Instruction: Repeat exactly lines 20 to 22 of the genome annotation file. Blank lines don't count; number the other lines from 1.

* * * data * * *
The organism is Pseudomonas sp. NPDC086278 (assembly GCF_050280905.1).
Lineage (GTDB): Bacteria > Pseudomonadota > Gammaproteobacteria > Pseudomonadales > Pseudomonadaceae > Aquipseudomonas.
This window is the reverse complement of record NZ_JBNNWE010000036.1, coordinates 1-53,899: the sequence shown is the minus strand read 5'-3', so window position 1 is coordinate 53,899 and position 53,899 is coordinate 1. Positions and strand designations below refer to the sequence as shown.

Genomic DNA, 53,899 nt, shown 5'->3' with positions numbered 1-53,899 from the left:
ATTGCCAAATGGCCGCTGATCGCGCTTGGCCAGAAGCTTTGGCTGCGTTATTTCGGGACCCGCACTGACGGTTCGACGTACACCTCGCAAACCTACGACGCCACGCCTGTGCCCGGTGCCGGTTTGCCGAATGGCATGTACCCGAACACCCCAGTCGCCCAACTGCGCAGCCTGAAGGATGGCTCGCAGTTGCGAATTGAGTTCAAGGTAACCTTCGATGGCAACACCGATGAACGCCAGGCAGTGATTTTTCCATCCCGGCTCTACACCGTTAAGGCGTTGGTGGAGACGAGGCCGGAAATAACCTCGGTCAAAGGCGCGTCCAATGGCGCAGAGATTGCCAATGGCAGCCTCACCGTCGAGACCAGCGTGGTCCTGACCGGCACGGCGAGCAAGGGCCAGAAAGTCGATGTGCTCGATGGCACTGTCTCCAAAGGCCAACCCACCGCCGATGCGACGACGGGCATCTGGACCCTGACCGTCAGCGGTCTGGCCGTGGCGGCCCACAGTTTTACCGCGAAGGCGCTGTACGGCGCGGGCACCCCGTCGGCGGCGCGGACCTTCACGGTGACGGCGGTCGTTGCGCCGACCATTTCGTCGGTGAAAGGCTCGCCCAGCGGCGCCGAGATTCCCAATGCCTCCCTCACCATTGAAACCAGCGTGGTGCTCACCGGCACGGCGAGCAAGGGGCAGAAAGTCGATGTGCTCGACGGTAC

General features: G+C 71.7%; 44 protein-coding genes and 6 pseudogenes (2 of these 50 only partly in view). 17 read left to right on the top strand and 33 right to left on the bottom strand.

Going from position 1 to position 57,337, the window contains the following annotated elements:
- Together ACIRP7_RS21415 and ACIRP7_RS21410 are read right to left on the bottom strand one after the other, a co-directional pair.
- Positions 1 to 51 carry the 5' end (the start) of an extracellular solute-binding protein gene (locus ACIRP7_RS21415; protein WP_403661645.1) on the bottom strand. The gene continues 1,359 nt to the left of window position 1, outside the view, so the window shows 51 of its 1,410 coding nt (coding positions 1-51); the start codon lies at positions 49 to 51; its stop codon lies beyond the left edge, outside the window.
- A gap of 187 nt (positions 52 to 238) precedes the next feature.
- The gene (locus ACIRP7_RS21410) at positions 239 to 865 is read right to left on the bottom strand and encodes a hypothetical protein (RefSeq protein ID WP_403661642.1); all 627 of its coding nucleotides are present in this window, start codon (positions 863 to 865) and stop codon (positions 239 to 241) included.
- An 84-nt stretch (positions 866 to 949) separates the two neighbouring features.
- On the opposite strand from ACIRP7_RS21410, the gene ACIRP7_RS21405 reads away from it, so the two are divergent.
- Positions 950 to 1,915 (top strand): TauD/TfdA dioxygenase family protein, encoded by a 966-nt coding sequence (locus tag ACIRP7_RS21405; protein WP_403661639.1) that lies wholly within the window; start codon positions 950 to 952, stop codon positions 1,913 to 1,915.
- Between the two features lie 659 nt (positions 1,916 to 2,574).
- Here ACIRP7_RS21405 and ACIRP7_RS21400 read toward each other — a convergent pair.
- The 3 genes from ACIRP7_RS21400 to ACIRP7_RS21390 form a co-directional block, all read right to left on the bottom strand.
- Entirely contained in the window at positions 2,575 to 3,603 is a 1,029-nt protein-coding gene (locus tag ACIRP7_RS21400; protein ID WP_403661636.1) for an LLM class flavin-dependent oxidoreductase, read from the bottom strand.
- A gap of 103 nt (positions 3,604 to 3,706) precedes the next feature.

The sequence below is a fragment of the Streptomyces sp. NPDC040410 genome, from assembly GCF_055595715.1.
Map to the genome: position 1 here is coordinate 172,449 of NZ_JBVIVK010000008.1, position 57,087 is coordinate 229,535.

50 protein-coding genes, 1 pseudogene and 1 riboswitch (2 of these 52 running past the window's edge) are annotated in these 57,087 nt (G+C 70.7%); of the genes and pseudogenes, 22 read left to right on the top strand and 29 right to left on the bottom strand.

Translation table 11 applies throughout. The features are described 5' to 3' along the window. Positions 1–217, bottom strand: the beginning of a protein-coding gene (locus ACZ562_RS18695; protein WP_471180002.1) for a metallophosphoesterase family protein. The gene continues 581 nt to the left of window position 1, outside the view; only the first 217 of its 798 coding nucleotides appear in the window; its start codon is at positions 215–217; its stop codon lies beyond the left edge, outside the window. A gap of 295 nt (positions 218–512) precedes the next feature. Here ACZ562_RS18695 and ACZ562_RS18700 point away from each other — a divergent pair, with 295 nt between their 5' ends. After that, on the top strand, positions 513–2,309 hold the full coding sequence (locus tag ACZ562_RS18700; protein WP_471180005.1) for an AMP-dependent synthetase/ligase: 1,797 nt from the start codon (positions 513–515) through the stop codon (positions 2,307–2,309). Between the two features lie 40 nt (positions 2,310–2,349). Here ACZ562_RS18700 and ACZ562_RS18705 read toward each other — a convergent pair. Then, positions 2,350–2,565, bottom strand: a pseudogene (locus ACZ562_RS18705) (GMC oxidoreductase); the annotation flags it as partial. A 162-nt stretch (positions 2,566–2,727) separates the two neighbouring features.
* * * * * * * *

The sequence below is a fragment of the Streptomyces sp. NPDC040410 genome, from assembly GCF_055595715.1.
Map to the genome: position 1 here is coordinate 172,449 of NZ_JBVIVK010000008.1, position 57,087 is coordinate 229,535.

50 protein-coding genes, 1 pseudogene and 1 riboswitch (2 of these 52 running past the window's edge) are annotated in these 57,087 nt (G+C 70.7%); of the genes and pseudogenes, 22 read left to right on the top strand and 29 right to left on the bottom strand.